Genetic variation that occurs rarely, for example only seen in one or a few of thousands of people, usually is specific to particular ethnic groups. This is because these changes are usually fairly recent (the variant happened in recent generations) in human history, and your immediate ancestors will not have moved around much.

In genetic studies, it is important to identify clearly defined ethnic groups, otherwise when comparing between conditions (for example people with and without diabetes) any differences seen might be due to differences in ethnicity rather than the condition being studied. East London Genes & Health is initially studying people only of Bangladeshi and Pakistani heritage.

References

The data analysis technique, Principal Components Analysis (PCA).

Genetics & South Asian Populations In this article, we will discuss the genetic make-up of South Asian populations, and why the study is looking at British Asians in East London. Why focus on

Obesity genetics: insights from the Pakistani population

Affiliations

  • 1 Department of Health Research Methods, Evidence, and Impact, McMaster University, Hamilton, Canada.
  • 2 Department of Nutrition, CHRU Lille, University of Lille, Lille, France.
  • 3 Department of Biochemistry, PMAS-Arid Agriculture University Rawalpindi, Rawalpindi, Pakistan.
  • 4 Department of Pathology and Molecular Medicine, McMaster University, Hamilton, Canada.
  • PMID: 29265593
  • DOI: 10.1111/obr.12644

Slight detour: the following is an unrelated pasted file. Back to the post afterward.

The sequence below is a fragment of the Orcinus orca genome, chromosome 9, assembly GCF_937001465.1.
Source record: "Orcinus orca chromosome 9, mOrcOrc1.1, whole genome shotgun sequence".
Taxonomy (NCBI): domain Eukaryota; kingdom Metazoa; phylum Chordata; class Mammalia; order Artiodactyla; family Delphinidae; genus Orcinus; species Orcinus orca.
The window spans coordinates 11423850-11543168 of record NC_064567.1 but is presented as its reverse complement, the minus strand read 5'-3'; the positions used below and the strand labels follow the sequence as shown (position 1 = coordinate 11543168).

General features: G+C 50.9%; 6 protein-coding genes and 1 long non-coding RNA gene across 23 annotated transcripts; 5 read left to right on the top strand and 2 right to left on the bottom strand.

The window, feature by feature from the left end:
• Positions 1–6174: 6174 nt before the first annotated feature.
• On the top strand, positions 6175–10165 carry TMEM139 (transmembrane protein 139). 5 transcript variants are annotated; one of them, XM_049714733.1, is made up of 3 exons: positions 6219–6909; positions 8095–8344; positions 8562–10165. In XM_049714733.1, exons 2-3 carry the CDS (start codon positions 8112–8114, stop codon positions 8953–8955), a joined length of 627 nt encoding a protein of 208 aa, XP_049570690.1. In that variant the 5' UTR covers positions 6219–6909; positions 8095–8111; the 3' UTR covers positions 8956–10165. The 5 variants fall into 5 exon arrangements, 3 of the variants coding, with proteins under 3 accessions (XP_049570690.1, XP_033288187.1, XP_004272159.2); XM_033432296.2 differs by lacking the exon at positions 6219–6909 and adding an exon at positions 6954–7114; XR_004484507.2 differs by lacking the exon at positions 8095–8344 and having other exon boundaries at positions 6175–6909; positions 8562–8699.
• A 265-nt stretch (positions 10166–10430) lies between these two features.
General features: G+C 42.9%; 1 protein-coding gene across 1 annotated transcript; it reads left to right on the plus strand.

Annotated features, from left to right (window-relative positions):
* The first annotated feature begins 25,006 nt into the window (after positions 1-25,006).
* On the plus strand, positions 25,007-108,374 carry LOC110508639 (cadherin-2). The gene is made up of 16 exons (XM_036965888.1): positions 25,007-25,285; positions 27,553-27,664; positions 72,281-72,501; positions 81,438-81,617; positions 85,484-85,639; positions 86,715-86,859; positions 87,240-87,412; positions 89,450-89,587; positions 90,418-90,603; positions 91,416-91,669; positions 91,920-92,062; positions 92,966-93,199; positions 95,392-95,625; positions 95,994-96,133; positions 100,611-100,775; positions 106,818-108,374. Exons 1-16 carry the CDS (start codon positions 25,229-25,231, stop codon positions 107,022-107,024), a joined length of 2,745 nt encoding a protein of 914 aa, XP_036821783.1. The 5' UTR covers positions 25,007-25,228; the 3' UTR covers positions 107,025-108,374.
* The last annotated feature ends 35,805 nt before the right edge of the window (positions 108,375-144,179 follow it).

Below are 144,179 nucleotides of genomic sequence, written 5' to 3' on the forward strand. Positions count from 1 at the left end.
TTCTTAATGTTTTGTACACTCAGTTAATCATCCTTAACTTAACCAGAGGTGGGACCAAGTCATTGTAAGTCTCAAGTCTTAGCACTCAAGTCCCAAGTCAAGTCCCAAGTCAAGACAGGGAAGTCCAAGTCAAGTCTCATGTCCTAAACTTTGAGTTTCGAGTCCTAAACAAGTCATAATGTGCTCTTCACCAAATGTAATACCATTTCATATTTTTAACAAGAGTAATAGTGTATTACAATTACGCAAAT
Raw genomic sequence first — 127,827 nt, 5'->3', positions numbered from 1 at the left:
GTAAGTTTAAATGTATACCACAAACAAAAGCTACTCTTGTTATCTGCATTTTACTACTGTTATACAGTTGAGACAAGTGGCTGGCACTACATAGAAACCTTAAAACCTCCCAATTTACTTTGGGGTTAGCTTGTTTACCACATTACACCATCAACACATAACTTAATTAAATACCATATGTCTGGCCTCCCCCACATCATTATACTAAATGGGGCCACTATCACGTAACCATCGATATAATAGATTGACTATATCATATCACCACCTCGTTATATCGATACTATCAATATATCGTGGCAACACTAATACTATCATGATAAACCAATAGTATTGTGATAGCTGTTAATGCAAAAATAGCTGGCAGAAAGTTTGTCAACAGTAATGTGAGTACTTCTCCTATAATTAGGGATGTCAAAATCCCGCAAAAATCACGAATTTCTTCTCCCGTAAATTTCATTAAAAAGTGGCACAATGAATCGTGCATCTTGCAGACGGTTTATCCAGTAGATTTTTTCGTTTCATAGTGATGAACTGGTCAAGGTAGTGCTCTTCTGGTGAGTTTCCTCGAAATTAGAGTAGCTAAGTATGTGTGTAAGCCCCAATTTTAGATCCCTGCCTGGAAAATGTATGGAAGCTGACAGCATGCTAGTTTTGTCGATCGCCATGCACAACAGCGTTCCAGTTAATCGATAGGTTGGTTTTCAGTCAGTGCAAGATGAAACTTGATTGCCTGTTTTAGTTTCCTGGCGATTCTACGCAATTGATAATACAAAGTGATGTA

Obesity genetics: insights from the Pakistani population

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Authors

Affiliations

  • 1 Department of Health Research Methods, Evidence, and Impact, McMaster University, Hamilton, Canada.
  • 2 Department of Nutrition, CHRU Lille, University of Lille, Lille, France.
  • 3 Department of Biochemistry, PMAS-Arid Agriculture University Rawalpindi, Rawalpindi, Pakistan.
  • 4 Department of Pathology and Molecular Medicine, McMaster University, Hamilton, Canada.
  • PMID: 29265593
  • DOI: 10.1111/obr.12644

Abstract

The Pakistani population is extensively diverse, indicating a genetic admixture of European and Central/West Asian migrants with indigenous South Asian gene pools. Pakistanis are organized in different ethnicities/castes based on cultural, linguistic and geographical origin. While Pakistan is facing a rapid nutritional transition, the rising prevalence of obesity is driving a growing burden of health complications and mortality. This represents a unique opportunity for the research community to study the interplay between obesogenic environmental changes and obesity predisposing genes in the time frame of one generation. This review recapitulates the ancestral origins of Pakistani population, the societal determinants of the rise in obesity and its governmental management. We describe the contribution of syndromic, monogenic non-syndromic and polygenic obesity genes identified in the Pakistani population. We then discuss the utility of gene identification approaches based on large consanguineous families and original gene × environment interaction study designs in discovering new obesity genes and causal pathways. Elucidation of the genetic basis of obesity in the Pakistani population may result in improved methods of obesity prevention and treatment globally.

Keywords: Consanguinity; Pakistan; genetics; obesity.

The Pakistani population is extensively diverse, indicating a genetic admixture of European and Central/West Asian migrants with indigenous South Asian gene pools. Pakistanis are organized in different ethnicities/castes based on cultural, linguistic and geographical origin. While Pakistan is facing …